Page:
Remember last month when I mentioned that Channel 2 weather anchor Maria Genero is sick of working mornings and Patrick Hammer may be moved into the time slot on the popular morning program “Daybreak”?
Well, the switch was announced by Genero on "Daybreak" Thursday morning and on her Facebook page and also tweeted by "Daybreak" co-anchor Melissa Holmes.
That move and the realignment of the station's weather department was revealed later Thursday morning by Channel 2 General Manager Jim Toellner.
Genero is moving to weekend "Daybreak" and also is headed for a promotion. She will immediately be the primary early evening and late news weather anchor on Monday, the weekday that Kevin O'Connell is off. When O'Connell retires in January, Genero and a new weather hire who has been working at AccuWeather, Heather Waldman, will essentially split the early afternoon and evening shifts from Monday through Sunday.
Jennifer Stanonis moves to Hammer's weekend night shifts.
Kevin O'Neill will continue to do weather as a vacation fill-in as well as be a feature reporter.
Hammer was originally hired to replace O’Connell. However, there was no secret inside the halls of Channel 2 that a parade of meteorologists was being interviewed recently for O’Connell’s position. That led to speculation that Hammer would move to the mornings.
The move makes sense. Hammer worked the mornings in Minneapolis for years.
Genero, who supposedly was only a temporary morning fix after Andy Parker bolted to Channel 7 almost two years ago, had told friends she wanted out of those dreadful hours.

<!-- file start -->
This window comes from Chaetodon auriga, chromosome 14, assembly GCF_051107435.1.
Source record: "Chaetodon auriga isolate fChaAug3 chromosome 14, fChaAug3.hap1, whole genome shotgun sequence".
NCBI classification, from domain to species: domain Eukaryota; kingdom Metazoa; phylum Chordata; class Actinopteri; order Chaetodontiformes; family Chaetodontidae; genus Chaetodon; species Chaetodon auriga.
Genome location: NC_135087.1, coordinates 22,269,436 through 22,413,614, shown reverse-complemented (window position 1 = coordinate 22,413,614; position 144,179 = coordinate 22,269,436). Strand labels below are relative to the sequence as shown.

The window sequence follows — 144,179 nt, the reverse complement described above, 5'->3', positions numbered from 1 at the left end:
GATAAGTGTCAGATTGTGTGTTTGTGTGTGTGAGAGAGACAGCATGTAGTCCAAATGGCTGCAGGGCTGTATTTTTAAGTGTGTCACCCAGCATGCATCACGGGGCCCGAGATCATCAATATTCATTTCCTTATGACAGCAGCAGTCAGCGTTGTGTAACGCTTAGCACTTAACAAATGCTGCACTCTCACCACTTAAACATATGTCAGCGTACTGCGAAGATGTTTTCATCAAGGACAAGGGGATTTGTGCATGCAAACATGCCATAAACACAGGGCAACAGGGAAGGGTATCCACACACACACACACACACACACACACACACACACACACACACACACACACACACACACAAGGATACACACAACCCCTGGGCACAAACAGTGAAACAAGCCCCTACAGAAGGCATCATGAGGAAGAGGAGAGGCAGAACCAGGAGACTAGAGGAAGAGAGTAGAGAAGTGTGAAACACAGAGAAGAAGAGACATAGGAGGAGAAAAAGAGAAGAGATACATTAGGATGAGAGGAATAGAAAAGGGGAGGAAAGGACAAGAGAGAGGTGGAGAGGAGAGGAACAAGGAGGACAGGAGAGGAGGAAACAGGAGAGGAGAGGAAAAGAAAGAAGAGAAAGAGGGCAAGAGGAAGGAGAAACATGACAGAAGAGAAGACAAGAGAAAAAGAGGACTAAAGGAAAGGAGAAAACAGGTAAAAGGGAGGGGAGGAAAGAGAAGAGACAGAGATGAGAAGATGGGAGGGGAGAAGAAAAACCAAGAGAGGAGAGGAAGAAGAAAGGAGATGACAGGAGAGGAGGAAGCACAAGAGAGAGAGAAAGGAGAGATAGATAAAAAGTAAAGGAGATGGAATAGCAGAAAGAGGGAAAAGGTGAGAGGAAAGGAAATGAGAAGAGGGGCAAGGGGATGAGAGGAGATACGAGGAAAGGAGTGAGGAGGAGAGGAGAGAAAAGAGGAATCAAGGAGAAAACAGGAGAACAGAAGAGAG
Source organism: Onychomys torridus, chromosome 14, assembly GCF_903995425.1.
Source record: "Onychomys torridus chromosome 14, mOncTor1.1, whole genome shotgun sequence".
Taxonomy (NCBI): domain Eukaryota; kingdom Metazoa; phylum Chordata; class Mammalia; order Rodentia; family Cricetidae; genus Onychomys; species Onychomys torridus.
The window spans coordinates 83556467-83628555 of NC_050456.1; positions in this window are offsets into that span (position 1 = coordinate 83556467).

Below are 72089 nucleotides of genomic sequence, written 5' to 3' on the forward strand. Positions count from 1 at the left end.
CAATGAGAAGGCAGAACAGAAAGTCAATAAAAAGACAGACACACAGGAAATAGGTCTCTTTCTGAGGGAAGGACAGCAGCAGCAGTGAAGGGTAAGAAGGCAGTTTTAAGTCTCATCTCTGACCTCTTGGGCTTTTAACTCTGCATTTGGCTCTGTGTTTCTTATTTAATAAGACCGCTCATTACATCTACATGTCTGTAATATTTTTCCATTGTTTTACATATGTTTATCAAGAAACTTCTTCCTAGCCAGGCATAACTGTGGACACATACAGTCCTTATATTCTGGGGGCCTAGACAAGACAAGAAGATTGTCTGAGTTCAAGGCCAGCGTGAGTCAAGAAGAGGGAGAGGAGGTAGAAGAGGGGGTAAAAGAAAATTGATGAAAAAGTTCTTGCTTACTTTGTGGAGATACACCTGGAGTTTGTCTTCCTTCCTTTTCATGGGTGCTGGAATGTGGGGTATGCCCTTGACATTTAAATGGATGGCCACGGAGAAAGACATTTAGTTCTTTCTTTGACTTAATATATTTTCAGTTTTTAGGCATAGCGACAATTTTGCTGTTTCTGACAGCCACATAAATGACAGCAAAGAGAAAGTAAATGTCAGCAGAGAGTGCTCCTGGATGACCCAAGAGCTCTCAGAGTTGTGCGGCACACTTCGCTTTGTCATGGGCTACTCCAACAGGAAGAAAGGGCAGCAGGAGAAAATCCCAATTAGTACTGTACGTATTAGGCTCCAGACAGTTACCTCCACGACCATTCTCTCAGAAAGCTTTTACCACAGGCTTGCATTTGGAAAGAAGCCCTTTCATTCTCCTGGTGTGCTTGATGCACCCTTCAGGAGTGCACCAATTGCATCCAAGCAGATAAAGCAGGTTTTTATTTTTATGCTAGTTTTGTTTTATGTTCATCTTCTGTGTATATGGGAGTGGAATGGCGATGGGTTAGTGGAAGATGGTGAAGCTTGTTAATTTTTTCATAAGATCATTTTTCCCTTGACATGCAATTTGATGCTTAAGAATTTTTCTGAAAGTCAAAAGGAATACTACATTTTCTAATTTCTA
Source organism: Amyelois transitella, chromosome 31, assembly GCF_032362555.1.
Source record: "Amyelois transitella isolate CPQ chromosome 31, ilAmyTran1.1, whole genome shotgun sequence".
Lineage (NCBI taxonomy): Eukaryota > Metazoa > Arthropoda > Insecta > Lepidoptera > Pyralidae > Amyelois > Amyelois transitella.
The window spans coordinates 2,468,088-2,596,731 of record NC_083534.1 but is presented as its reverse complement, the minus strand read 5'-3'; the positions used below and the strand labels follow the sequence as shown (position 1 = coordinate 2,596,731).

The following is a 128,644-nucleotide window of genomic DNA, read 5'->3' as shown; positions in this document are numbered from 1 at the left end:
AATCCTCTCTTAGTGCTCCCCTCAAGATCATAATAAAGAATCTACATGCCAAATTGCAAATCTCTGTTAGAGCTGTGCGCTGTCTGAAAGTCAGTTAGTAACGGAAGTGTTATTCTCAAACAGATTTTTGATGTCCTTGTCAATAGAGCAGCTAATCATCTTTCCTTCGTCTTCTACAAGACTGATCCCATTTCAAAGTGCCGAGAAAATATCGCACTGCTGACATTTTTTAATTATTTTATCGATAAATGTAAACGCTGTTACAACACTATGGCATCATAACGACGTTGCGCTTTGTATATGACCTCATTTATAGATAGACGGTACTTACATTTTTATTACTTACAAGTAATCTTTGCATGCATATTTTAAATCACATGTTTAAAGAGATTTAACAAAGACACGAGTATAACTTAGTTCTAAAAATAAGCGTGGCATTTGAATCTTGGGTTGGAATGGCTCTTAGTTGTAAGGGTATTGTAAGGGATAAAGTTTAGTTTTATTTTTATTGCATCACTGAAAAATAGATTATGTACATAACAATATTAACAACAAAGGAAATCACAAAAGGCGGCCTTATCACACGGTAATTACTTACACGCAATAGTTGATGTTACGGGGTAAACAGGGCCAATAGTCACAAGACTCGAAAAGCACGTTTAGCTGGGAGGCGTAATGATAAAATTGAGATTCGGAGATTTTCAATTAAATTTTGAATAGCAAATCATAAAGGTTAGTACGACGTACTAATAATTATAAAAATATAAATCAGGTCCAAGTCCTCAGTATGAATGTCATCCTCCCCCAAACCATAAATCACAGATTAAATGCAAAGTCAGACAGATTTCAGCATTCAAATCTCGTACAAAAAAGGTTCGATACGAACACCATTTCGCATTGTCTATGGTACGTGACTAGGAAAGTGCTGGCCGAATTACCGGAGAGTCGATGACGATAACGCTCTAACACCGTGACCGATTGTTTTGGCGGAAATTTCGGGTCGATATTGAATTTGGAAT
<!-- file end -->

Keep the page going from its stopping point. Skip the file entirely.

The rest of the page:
It would have been somewhat amusing if MSNBC anchor Brian Williams had to report on the Ryan Lochte story Wednesday night.
After all, the United States swimming star is essentially being accused by Brazilian authorities of exaggerating or making things up as Williams did before losing his position as anchor of the “NBC Nightly News.”
You do have to give NBC credit for its extensive coverage Wednesday night and Thursday of the continuing story involving Lochte and his three gold medal teammates.
While Lochte made it back to the United States, two teammates were taken off a plane and questioned by Brazilian authorities about discrepancies in their stories about an alleged robbery a few nights before. Another teammate scheduled to leave didn’t make it to the airport.
At 10 p.m. Wednesday, Olympic host Bob Costas, reporters Anne Thompson and Gadi Schwartz, and “Today” host Matt Lauer addressed the controversy.
“This has as much to do with public relations as criminality,” said Costas.
That most likely was on the money. One suspects the Brazilian authorities were worried about the implications the scary story might have on its tourist industry.
Lauer, who interviewed Lochte by telephone Wednesday, buried the lead: It took him some time to say Lochte had changed parts of his story.
Lauer didn’t mention the changes in Lochte’s story until Costas asked if Lochte altered or tweaked the story.
Lauer then explained Lochte “stuck to most of the story” but “softened or stepped back” some details. Laurer reported that Lochte now said the taxi the swimmers were in stopped on its own so they could go to a bathroom at a gas station and that it hadn’t been stopped by the robbers. More significantly, Lochte said a gun was pointed at him but not cocked at his head as he had told NBC’s Billy Bush a few days earlier.
“He feels it was more of a traumatic mischaracterization,” said Lauer. “I think people listening at home might feel it is embellishment. But that is up to the people to decide.”
In a follow-up this morning on “Today,” Lauer said “I don’t think the story has changed all that much. There are a couple of details that have changed, but the basics of the story have stayed the same.”
By that reasoning, Williams would still have his high profile job.
There is a big difference between a gun being pointed at you and one being cocked at your head even if both situations are scary.
NBC will undoubtedly have to update the story tonight after Brazilian authorities claimed this morning that the swimmers fabricated the story, something Lochte had denied to Lauer.